The Peace Tower is seen on Parliament Hill in Ottawa on November 5, 2013. The federal government is writing off more than $6.3 billion in loans to businesses and students it never expects to collect. (Sean Kilpatrick/The Canadian Press)

The Peace Tower is seen on Parliament Hill in Ottawa on November 5, 2013. The federal government is writing off more than $6.3 billion in loans to businesses and students it never expects to collect. (Sean Kilpatrick/The Canadian Press)

Liberals write off $6.3 billion in loans as part of money never to be collected

That includes student loans and a $2.6 billion write off that came through Export Development Canada

The federal government says it won’t collect $6.3 billion in loans, a figure fuelled by the write off of a nearly decade-old automaker bailout that the Liberals say had no hopes of being recouped.

The Liberals have written off some $3 billion in loans in each of the past two years, but they jumped past that mark in fiscal year 2017-2018.

Key to the jump was a $2.6 billion writeoff that was part of a financing package the previous Conservative government made in 2009 to keep automaker Chrysler afloat and save an estimated 52,000 Canadian jobs during the recession.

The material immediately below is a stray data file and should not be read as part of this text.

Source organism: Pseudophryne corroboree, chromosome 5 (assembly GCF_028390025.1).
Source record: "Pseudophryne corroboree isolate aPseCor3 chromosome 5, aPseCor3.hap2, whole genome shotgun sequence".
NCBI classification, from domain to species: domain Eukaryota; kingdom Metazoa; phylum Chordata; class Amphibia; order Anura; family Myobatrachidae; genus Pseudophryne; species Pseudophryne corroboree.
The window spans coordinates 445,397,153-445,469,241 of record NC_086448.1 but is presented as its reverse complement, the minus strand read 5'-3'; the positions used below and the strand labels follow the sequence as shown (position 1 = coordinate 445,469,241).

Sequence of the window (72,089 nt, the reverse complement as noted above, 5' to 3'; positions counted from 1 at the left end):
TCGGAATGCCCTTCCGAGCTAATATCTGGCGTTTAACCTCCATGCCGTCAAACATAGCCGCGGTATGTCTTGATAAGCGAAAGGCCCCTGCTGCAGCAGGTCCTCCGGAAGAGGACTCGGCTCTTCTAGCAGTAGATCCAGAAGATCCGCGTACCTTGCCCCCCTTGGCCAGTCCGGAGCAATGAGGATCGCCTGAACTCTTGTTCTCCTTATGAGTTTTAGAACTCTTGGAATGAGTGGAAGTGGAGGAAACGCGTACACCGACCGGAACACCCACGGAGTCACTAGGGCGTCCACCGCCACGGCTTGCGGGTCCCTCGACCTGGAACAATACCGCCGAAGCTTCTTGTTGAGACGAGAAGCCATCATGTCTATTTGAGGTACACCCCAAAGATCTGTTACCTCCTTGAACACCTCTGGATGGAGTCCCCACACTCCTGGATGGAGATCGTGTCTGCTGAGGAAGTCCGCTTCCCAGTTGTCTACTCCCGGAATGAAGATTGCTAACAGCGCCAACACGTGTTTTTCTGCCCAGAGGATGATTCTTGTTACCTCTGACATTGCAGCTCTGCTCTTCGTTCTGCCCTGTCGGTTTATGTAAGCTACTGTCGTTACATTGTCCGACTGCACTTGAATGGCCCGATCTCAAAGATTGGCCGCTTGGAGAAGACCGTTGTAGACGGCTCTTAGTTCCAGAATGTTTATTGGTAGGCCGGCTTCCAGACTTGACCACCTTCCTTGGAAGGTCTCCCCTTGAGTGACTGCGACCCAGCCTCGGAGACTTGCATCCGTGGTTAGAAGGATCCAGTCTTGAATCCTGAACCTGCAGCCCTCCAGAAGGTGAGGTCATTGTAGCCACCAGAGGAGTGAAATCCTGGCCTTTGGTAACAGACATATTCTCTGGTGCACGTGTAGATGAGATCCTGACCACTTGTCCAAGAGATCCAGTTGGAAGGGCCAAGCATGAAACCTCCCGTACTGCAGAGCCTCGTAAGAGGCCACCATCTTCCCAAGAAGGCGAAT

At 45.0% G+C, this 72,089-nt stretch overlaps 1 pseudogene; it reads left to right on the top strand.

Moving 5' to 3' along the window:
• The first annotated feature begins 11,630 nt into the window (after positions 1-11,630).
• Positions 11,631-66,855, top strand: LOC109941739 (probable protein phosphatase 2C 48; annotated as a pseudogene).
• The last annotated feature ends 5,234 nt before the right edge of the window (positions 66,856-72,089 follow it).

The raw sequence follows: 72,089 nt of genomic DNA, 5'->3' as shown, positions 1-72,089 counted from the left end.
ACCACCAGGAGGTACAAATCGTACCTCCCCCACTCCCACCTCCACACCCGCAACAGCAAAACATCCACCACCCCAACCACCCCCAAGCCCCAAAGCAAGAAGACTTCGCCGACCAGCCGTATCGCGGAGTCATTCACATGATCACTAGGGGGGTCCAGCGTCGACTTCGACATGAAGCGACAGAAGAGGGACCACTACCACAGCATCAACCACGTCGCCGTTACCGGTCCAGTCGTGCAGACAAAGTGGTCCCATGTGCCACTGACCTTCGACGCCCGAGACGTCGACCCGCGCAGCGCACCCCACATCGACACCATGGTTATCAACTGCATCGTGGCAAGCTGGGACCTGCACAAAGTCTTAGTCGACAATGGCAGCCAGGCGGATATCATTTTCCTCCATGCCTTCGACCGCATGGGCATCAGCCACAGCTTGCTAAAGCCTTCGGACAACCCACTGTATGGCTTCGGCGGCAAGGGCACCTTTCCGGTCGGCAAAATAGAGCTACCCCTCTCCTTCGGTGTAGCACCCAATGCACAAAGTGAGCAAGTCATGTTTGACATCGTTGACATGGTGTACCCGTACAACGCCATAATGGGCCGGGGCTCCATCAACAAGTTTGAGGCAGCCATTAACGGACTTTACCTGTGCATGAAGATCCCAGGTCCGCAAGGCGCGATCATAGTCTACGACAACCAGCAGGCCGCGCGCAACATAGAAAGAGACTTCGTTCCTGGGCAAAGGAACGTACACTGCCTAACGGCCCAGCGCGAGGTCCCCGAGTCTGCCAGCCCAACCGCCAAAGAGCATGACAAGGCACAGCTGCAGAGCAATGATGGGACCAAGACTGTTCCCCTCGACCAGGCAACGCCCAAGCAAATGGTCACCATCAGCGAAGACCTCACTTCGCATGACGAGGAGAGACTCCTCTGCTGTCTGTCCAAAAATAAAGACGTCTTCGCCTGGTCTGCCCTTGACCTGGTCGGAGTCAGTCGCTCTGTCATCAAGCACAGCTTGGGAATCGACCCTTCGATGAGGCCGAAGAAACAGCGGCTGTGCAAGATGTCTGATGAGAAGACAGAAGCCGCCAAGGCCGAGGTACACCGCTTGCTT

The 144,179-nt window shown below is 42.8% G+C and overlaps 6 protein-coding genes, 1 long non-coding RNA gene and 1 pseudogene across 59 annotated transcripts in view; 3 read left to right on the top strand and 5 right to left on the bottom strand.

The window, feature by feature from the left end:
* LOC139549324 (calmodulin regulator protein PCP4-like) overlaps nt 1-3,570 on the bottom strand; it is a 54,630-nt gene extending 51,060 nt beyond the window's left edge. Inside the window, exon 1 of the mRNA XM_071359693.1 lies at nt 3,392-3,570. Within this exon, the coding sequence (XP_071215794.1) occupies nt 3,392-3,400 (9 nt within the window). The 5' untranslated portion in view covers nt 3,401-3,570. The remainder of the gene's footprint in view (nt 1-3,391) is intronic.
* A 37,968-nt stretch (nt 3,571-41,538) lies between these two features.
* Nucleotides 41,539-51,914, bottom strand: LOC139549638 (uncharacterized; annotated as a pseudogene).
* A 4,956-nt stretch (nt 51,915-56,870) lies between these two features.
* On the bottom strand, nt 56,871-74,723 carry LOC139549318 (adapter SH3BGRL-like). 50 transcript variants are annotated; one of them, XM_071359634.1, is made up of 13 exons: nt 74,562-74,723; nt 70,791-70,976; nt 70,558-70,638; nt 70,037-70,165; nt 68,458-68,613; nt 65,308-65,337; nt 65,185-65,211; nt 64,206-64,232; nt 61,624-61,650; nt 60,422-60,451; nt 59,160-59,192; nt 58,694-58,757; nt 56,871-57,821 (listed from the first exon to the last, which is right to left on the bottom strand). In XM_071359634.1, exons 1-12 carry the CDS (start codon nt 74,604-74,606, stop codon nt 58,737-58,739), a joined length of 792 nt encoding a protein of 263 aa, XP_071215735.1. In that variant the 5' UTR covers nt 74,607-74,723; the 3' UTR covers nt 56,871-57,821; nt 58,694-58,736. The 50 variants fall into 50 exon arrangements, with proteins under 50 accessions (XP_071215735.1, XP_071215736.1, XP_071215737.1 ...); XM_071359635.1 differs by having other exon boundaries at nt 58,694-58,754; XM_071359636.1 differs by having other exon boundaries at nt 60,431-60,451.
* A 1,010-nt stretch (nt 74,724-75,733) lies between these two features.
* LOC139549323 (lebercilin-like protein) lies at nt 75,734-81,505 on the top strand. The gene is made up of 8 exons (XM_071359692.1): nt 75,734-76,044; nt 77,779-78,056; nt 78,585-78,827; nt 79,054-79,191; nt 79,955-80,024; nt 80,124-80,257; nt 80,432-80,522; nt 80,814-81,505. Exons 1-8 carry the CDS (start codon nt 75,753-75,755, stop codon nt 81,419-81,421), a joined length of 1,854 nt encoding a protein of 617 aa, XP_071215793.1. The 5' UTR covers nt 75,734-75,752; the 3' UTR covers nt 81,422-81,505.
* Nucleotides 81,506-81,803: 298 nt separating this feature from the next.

In 2011, former finance minister Jim Flaherty said taxpayers would likely never recoup the full value of the bailout when Chrysler repaid $1.7 billion provided to the restructured company, now known as Fiat Chrysler.

There was still a US$1.125 billion loan, excluding interest, sitting on the books to the “Old Chrysler” when the Liberals took office in late 2015.

The company had paid back about $238 million from its original loan, but the Liberals decided to write off the remaining principal and interest in March after officials exhausted every avenue for recovery.

International Trade Minister Jim Carr blamed the terms of the loan set out by the previous government to explain his government’s decision.

“At the time they handed out the loan, they knew it would be 100 per cent written off,” Carr said Monday.

“The ‘Old Chrysler’ did not have an opportunity to pay it back … there are no surprises here.”

READ MORE: Prime Minister pledges to ensure ‘thriving’ dairy industry post USMCA

Separate from the writeoffs, the government is also forgiving other debts to the tune of about $1.1 billion, including nearly $344 million that officials don’t expect to recover from student loan recipients.

Combined, the annual public accounts documents show the Liberals decided in the 12 months ending in March that the government wouldn’t collect $7.4 billion owed the federal treasury — a record since they took office in late 2015.

The detailed accounting documents provide an annual window into how much the government spent in the last year, what it spent money on, and just how much wasn’t spent.

Lapsed spending this year, for example, totalled $10.7 billion, but the numbers in the public accounts are not always big.

A review of the documents shows the government paid $58,803 in damages and other legal claims because of the problem-plagued Phoenix pay system that has left civil servants underpaid, overpaid or not paid at all.